A Canadian company called EMR Laboratories that has developed a stereoscopic 3D camera for use for FPV flying with remote controlled planes and helicopters a few years ago, the product is called 3D Cam FPV, has recently finished the crowdfunding effort for their new product called Transporter3D. This device consists of an improved version of their original 3D Cam FPV for the capture of both 2D and 3D video with interaxial distance of the two camera lenses the same as the normal human inter-ocular distance to generate a realistic 3D experience. This camera is placed on a remote controlled plane, helicopter or a quadcopter, though other RC vehicles are Ok as well and the video feed can be transmitted via a wireless link to the Transporter3D processing board that can process and output the video in a format that can be viewed directly on the Oculus Rift. This way the Transporter3D should be able to provide one of the most realistic FPV experiences for use with remote controlled models as commapred to other FPV solutions already available.
The backers of the Transporter3D’s indiegogo campaign should start receiving their units in December and probably early next year we are going to see the product also available for purchase. The price for backers of the project for a Transporter3D was $599 CAD and for the 3D-Cam module $299 CAD, but this does not include a Rift and a wireless video transmission solution, so for the complete solution you are looking for something that will cost you about $1500 USD.
ShadowPlay is an extra functionality that allows the owners of compatible Nvidia Kepler-based graphic cards to take advantage of the built-in H.264 encoder to record gameplay video with hardware acceleration directly into small in size MP4 video files. ShadowPlay is a part of the GeForce Experience software that now comes as a part of the Nvidia video drivers, and although it is still in Beta stage it looks quite promising. And while ShadowPlay was introduced last month with the release of the GeForce Experience 1.7 software I still haven’t been able to try the software, but now I can and since Nvidia just released a new GeForce 331.82 WHQL video driver that comes with an update to GeForce Experience 1.7.1 it is time to try out this feature. Aside from the new version of the Geforce Experience software the new video drivers also come with a 3D Vision profile for the game Assassin’s Creed IV: Black Flag and it is rated as “Good” for playing in stereo 3D with 3D Vision setups.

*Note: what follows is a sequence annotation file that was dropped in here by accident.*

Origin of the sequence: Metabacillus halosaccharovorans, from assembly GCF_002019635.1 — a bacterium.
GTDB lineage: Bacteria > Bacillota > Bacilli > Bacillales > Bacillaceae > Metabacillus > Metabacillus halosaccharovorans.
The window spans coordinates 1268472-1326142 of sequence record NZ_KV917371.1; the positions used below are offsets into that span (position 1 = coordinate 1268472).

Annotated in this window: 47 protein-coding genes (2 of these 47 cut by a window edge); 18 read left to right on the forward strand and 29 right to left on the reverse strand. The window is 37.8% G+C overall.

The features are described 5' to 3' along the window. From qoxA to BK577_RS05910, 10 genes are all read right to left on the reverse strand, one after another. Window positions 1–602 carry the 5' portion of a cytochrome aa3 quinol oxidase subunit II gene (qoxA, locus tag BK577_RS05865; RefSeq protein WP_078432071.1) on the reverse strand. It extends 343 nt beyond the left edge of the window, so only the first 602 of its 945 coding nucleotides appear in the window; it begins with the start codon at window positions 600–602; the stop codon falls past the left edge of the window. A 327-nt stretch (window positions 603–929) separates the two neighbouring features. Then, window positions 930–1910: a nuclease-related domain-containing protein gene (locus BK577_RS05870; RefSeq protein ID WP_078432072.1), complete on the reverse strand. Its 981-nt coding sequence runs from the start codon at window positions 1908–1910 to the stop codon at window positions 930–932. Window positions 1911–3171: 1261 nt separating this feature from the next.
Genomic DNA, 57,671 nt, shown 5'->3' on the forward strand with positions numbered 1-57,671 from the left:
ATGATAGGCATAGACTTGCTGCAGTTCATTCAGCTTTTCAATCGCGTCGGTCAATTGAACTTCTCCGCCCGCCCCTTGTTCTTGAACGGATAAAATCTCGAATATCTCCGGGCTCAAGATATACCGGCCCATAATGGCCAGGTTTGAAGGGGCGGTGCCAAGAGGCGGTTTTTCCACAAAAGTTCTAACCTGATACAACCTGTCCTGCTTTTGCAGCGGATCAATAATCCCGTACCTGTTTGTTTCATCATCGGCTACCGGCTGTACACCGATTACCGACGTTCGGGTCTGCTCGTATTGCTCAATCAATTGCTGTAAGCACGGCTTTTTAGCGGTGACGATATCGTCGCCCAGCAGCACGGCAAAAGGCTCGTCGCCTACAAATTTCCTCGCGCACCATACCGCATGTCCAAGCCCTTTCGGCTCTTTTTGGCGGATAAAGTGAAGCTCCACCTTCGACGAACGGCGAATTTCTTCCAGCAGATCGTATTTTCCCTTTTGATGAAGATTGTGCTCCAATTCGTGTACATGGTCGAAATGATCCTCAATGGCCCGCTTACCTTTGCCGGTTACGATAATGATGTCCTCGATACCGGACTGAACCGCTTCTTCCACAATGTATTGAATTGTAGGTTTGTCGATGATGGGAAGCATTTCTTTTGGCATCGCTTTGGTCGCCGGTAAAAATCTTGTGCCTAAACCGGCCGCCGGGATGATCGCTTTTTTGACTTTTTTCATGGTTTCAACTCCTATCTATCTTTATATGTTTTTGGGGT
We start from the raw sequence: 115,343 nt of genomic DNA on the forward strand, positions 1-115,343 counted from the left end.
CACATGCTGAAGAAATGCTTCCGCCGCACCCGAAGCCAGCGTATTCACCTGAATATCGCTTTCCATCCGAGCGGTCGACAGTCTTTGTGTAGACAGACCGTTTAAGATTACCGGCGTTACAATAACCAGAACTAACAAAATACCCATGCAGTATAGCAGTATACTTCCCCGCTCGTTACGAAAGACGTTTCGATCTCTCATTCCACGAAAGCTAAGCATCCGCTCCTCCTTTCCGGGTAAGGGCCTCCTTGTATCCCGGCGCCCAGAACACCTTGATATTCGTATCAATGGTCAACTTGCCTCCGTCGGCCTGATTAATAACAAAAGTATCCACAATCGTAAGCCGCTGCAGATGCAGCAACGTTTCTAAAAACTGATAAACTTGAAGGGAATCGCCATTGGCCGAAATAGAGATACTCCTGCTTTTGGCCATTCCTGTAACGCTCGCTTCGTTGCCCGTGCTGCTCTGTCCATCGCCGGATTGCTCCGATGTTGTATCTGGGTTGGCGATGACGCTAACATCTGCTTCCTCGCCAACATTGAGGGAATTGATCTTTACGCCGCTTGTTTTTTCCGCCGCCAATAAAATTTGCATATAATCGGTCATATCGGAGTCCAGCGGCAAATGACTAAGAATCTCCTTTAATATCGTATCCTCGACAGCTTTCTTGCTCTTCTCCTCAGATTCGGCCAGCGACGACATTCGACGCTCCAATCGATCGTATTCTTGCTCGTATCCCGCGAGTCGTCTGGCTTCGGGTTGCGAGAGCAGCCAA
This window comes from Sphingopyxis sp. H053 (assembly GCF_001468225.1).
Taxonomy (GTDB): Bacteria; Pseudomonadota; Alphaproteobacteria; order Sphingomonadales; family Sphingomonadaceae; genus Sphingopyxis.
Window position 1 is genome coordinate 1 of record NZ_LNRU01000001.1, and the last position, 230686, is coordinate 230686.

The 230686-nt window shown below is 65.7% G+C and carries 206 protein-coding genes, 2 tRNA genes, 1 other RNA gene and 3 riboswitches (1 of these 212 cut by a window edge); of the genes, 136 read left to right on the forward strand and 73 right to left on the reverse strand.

Looking at the ShadowPlay interface you can easily see that it is designed with the normal users in mind, by providing you with a simple and easy to understand clickable buttons for configurations. But more advanced users like me will miss some simple things like an option to remap the default ALT + F9 key combination for manual start/stop of the recording for example or an option to control the recording resolution or framerate and so on. Hopefully Nvidia is going to add some more extra controls for the more advanced users as well with upcoming updates.
What I still haven’t mentioned regarding ShadowPlay is if ti supports recording of stereoscopic 3D gameplay videos as this is something that people playing on 3D Vision setups actually do need and can appreciate. Officially before the release of the ShadowPlay feature Nvidia did not say that it will have stereo 3D support, and now that the software is available still no official 3D Vision support. The good news is that ShadowPlay can actually already record stereo 3D gameplay videos, but with one important thing to note – the 3D video you get is also in 1920×1080 resolution meaning that it is essentially recorded in Half Side by Side format (half horizontal resolution per eye). Not that this is a bad thing compatibility wise, but it would’ve been nice if the user can select between Half SbS mode and Full Side by Side (maybe limitation of the hardware H.264 encoder?). FRAPS for example as the only other gameplay video capture software with stereoscopic 3D video recording support does only output in Full Side by Side format, but the major problem with FRAPS is that the video output is hardly compressed and recording 3D video does result in a lot of gigabytes per minute of recording.